Unique Urban Park Space
The Globeville Landing Park project in Denver, Colorado is the reimagining of a larger, regional stormwater facility that serves a historically underrepresented community, addresses environmental contaminants, and honors the site's historical and cultural context. The existing park was designed in 1974 and is located along the South Platte River between the National Western Center Campus and the River North neighborhood. It is also the location where the largest drainage basin in Denver discharges into the river through an unsightly and unsafe concrete lined channel. Rainfalls that were greater than a two-year storm event caused extensive surface flooding to numerous residences, businesses, and roadways. An ideal approach would have been to construct an open channel with the capacity to convey the 100-year flow to the river, however, due to the dense existing development and lack of open space, this was simply not practical or feasible.
The City and County of Denver and the Mile High Flood District embarked on a project to create a conduit system to alleviate this drainage problem. The team designed 4,500 linear feet of concrete conduit to carry the 100-year stormwater event under several train tracks, roadways, and through an existing Superfund site. The conduit system outfalls in Globeville Landing Park in a location where much of the runoff from the basin naturally enters the river.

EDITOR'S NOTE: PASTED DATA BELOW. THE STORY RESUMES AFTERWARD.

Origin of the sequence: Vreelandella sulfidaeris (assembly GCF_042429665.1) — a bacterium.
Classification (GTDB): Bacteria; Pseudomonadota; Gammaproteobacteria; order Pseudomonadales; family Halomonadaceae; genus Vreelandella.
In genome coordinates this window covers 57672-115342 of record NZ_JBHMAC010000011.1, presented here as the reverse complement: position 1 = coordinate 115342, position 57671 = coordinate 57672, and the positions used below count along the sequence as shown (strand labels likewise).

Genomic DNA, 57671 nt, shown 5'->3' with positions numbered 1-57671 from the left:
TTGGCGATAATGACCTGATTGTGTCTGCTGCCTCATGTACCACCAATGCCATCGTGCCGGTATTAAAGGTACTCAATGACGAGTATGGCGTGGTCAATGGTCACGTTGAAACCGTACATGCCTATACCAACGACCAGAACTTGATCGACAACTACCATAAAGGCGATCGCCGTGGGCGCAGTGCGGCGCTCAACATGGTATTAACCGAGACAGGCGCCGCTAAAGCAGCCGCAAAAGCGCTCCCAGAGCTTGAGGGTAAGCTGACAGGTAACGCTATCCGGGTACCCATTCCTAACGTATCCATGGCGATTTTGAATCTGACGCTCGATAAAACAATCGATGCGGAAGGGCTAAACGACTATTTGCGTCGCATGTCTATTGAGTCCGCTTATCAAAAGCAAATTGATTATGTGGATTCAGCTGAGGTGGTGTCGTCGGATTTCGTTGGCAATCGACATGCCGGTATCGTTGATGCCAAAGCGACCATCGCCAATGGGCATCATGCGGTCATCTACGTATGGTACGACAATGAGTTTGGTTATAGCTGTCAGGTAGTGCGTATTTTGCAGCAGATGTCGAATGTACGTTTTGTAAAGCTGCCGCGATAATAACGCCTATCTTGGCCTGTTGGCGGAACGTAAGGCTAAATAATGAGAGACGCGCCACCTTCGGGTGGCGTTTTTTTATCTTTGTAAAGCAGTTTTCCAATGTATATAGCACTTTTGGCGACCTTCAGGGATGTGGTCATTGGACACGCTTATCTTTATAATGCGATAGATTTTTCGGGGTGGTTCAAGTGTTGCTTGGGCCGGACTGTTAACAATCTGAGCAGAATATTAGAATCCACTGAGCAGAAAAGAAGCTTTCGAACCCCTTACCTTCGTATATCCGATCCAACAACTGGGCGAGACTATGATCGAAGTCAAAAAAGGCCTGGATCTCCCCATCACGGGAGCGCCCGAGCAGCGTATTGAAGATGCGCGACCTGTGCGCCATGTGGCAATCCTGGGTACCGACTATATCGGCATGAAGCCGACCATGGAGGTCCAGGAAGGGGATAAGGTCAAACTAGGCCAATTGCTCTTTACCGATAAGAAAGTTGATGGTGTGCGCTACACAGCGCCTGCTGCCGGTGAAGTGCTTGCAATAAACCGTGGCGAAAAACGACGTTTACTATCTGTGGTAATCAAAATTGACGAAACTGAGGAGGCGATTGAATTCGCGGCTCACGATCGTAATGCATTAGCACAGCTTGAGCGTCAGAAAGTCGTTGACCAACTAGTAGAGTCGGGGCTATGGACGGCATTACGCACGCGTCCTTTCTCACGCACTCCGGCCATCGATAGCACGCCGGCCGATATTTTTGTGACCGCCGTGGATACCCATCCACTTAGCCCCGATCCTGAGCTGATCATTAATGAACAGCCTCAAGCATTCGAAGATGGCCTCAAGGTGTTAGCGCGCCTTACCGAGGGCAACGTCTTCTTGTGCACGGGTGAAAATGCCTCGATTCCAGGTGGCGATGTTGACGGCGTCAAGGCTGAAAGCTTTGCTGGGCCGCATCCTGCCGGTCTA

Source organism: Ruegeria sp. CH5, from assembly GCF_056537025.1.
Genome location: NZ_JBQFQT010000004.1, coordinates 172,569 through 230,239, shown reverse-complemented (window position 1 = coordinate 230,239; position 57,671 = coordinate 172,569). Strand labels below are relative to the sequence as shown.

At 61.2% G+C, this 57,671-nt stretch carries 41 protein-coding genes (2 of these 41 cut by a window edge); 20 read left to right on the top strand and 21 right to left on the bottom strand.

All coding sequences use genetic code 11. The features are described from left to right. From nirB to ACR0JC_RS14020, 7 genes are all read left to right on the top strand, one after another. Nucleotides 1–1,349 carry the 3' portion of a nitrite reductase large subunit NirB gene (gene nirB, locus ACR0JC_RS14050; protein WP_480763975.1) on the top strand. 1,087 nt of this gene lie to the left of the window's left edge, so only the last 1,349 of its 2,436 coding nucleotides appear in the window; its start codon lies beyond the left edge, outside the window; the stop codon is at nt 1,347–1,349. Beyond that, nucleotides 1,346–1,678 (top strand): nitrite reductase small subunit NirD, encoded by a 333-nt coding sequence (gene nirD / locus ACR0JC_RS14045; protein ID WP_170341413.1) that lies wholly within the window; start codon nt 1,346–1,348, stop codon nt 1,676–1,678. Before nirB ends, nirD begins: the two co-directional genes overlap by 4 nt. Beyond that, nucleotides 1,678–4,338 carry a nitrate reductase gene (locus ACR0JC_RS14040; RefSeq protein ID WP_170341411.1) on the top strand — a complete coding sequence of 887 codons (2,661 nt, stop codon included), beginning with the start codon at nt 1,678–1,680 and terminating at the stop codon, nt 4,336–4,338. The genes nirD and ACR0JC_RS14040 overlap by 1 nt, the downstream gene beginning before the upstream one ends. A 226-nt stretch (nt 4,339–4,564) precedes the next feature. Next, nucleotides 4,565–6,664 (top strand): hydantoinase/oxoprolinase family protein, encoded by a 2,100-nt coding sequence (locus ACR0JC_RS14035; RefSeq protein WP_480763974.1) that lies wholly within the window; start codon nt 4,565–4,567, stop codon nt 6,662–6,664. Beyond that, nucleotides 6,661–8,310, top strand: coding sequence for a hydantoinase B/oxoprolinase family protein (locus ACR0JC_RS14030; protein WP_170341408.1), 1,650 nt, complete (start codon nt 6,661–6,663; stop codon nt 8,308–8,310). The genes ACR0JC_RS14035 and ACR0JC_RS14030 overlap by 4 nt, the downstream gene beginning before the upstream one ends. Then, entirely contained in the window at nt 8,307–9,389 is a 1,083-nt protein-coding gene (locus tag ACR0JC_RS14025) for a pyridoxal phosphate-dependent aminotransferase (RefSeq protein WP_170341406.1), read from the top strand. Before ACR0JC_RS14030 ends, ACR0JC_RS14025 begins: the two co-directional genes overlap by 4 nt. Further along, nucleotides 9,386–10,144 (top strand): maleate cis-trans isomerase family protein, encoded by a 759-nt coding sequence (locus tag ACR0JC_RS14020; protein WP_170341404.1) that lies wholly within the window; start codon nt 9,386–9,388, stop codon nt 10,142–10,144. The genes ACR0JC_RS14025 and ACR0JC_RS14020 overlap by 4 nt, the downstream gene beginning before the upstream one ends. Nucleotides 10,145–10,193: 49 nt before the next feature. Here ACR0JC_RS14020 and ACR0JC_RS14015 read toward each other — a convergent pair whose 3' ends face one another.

Several goals were identified at the outset of the project: create unique engineering strategies for the treatment of stormwater and conveyance of the floodwaters to the river, provide appropriate interventions for the contaminated site, involve adjacent communities in park program development, and use the context and history of the site to create a unique urban park space. Architerra Group, Inc. collaborated with the design team to find solutions to complex engineering issues with ecology, habitat, aesthetics, and community in mind.
Storm Drainage System
The storm drainage system was improved to contain the 100-year storm event and provide improved flood protection for over 5,000 residences and businesses. An open, more natural stormwater outfall was designed to provide wildlife habitat, ecosystem restoration, and improve water quality. The outfall is designed to dissipate the high-energy flow of water and features a stable, impermeable lining beneath the open channel to separate and protect surface water flows from contaminated groundwater. These improvements were integrated into the redesigned park space.
Architerra worked closely with an ecological consultant to design a wetland channel that maximizes treatment and habitat diversity. The grading of the channel created different hydrologic zones for different seed mixes and plugs. Close collaboration with the geotechnical engineer/liner designer was also required to protect the liner and obtain federal approvals. A variety of forbs and grasses were specified to provide maximum water quality benefits, habitat improvements, and protect the channel liner.